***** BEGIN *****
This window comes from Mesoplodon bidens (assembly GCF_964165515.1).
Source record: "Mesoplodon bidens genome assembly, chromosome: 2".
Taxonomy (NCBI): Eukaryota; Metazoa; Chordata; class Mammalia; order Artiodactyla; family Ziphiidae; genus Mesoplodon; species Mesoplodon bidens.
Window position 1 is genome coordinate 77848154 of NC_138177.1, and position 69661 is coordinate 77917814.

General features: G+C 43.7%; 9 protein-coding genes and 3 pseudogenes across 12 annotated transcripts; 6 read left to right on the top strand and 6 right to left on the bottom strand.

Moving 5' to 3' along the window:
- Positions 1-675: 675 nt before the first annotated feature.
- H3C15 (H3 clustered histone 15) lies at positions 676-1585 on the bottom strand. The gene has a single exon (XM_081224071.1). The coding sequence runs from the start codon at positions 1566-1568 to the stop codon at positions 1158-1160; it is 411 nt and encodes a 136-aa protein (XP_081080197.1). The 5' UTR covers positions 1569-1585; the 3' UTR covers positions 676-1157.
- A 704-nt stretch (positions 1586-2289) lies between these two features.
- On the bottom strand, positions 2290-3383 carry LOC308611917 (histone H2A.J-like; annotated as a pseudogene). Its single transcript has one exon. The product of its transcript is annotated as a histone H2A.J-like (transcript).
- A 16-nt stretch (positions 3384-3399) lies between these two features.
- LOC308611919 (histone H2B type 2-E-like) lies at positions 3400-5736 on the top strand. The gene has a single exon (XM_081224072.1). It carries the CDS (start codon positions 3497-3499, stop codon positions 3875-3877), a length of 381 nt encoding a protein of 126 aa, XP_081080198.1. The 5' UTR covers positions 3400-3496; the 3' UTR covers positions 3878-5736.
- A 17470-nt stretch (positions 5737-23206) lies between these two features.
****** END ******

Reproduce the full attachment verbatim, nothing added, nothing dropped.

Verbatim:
This window comes from Mesoplodon bidens (assembly GCF_964165515.1).
Source record: "Mesoplodon bidens genome assembly, chromosome: 2".
Taxonomy (NCBI): Eukaryota; Metazoa; Chordata; class Mammalia; order Artiodactyla; family Ziphiidae; genus Mesoplodon; species Mesoplodon bidens.
Window position 1 is genome coordinate 77848154 of NC_138177.1, and position 69661 is coordinate 77917814.

General features: G+C 43.7%; 9 protein-coding genes and 3 pseudogenes across 12 annotated transcripts; 6 read left to right on the top strand and 6 right to left on the bottom strand.

Moving 5' to 3' along the window:
- Positions 1-675: 675 nt before the first annotated feature.
- H3C15 (H3 clustered histone 15) lies at positions 676-1585 on the bottom strand. The gene has a single exon (XM_081224071.1). The coding sequence runs from the start codon at positions 1566-1568 to the stop codon at positions 1158-1160; it is 411 nt and encodes a 136-aa protein (XP_081080197.1). The 5' UTR covers positions 1569-1585; the 3' UTR covers positions 676-1157.
- A 704-nt stretch (positions 1586-2289) lies between these two features.
- On the bottom strand, positions 2290-3383 carry LOC308611917 (histone H2A.J-like; annotated as a pseudogene). Its single transcript has one exon. The product of its transcript is annotated as a histone H2A.J-like (transcript).
- A 16-nt stretch (positions 3384-3399) lies between these two features.
- LOC308611919 (histone H2B type 2-E-like) lies at positions 3400-5736 on the top strand. The gene has a single exon (XM_081224072.1). It carries the CDS (start codon positions 3497-3499, stop codon positions 3875-3877), a length of 381 nt encoding a protein of 126 aa, XP_081080198.1. The 5' UTR covers positions 3400-3496; the 3' UTR covers positions 3878-5736.
- A 17470-nt stretch (positions 5737-23206) lies between these two features.